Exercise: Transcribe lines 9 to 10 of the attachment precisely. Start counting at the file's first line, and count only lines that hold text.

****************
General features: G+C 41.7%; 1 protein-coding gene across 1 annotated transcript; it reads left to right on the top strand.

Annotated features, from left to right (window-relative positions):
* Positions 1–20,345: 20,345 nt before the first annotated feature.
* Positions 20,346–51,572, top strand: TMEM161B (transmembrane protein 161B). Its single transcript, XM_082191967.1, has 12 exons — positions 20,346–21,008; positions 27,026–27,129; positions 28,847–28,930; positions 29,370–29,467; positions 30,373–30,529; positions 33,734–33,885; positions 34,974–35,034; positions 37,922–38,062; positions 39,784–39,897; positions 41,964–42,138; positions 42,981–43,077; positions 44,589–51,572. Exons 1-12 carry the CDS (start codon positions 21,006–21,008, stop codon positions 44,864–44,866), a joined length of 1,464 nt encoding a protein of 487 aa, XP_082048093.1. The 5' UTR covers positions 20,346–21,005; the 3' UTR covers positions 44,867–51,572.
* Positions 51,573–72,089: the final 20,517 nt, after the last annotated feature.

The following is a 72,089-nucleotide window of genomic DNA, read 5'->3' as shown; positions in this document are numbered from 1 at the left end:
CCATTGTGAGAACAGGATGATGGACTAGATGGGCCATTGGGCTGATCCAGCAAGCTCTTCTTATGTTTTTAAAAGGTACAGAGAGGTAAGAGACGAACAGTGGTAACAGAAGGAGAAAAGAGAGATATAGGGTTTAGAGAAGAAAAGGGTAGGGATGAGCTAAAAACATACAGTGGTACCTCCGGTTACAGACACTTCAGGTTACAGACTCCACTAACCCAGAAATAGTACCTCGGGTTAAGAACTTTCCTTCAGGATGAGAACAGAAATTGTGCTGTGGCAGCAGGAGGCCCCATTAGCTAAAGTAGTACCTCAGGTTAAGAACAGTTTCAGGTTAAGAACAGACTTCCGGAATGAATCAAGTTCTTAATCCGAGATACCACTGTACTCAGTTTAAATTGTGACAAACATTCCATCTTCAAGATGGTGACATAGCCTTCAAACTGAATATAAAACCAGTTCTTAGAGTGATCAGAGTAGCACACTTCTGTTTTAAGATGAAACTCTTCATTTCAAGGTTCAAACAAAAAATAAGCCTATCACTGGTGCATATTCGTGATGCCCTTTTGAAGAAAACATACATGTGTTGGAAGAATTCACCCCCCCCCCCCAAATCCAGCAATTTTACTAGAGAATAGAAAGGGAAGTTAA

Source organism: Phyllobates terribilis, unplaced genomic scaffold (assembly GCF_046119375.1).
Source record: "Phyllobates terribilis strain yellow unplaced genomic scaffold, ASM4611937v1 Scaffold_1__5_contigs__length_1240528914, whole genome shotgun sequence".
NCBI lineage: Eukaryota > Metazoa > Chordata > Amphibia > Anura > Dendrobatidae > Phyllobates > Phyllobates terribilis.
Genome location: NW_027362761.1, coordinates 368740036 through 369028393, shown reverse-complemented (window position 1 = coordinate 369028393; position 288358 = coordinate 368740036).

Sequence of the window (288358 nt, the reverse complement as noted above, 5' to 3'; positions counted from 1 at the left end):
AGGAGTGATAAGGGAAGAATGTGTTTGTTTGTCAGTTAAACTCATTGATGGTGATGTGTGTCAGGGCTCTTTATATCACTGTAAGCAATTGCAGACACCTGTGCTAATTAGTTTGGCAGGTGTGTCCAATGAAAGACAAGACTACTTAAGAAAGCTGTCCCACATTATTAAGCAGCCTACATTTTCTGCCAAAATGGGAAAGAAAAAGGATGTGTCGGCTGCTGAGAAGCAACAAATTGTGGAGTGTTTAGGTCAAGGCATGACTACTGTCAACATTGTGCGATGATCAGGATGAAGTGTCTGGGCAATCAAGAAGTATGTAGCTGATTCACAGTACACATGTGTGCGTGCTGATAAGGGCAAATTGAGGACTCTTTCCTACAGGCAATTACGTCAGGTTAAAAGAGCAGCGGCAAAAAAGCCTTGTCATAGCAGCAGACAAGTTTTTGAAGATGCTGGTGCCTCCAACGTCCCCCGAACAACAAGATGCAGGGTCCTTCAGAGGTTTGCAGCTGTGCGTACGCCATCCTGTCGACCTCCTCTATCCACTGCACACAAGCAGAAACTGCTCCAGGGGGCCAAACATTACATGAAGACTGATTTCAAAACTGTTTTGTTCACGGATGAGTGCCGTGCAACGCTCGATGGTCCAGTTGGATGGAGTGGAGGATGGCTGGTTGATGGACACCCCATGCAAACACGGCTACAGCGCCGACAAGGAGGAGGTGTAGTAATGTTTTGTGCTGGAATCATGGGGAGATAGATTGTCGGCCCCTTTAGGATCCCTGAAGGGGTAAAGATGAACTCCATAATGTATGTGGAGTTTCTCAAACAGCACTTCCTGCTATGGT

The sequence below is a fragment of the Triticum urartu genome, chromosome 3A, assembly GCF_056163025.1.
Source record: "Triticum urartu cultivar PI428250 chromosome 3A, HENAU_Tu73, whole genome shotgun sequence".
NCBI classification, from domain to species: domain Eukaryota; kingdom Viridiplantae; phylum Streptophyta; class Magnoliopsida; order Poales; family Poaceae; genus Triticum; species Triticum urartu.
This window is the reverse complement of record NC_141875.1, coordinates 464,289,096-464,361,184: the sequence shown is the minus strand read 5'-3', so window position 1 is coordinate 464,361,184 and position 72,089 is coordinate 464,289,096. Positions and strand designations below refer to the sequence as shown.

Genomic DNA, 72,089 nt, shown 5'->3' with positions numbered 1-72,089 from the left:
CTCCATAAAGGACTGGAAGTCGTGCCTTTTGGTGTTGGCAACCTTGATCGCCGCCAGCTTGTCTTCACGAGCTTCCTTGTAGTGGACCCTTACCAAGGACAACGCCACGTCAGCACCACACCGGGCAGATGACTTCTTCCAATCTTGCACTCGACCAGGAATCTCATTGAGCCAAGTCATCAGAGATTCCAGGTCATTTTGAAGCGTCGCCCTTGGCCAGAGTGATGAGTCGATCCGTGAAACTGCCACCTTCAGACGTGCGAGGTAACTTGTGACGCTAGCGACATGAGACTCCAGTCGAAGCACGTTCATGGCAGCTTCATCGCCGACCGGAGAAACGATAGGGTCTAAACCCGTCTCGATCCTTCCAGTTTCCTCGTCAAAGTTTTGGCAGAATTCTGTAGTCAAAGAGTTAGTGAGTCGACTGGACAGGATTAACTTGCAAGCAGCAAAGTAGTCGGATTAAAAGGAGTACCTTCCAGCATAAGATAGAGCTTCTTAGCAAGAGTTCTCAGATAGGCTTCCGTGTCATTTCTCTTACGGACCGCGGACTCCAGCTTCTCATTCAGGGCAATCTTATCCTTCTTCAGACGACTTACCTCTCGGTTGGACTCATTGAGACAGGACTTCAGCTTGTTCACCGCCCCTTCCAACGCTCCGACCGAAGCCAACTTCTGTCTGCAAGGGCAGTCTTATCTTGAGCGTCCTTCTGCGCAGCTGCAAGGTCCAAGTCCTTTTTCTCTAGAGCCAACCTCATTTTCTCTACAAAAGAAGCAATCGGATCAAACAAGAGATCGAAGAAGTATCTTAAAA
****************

Source record: "Phyllobates terribilis strain yellow unplaced genomic scaffold, ASM4611937v1 Scaffold_1__5_contigs__length_1240528914, whole genome shotgun sequence".
NCBI lineage: Eukaryota > Metazoa > Chordata > Amphibia > Anura > Dendrobatidae > Phyllobates > Phyllobates terribilis.